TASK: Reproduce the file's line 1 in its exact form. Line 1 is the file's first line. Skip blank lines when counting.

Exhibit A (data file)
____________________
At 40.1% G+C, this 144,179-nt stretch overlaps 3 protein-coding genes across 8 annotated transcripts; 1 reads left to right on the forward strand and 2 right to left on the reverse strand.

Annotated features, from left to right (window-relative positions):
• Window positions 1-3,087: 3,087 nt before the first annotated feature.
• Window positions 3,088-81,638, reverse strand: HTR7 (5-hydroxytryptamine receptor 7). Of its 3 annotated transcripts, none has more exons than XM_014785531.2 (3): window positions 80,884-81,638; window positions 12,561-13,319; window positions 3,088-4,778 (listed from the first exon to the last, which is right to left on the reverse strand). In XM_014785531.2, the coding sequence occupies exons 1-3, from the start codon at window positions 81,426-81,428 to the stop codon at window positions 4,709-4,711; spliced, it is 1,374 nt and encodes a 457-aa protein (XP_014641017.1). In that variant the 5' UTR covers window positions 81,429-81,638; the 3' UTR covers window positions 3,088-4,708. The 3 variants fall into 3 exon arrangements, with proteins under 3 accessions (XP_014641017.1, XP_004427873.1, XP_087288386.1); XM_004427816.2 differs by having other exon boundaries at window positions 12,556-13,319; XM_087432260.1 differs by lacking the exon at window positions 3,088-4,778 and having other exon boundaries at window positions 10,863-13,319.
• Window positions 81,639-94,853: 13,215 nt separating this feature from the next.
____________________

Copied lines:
At 40.1% G+C, this 144,179-nt stretch overlaps 3 protein-coding genes across 8 annotated transcripts; 1 reads left to right on the forward strand and 2 right to left on the reverse strand.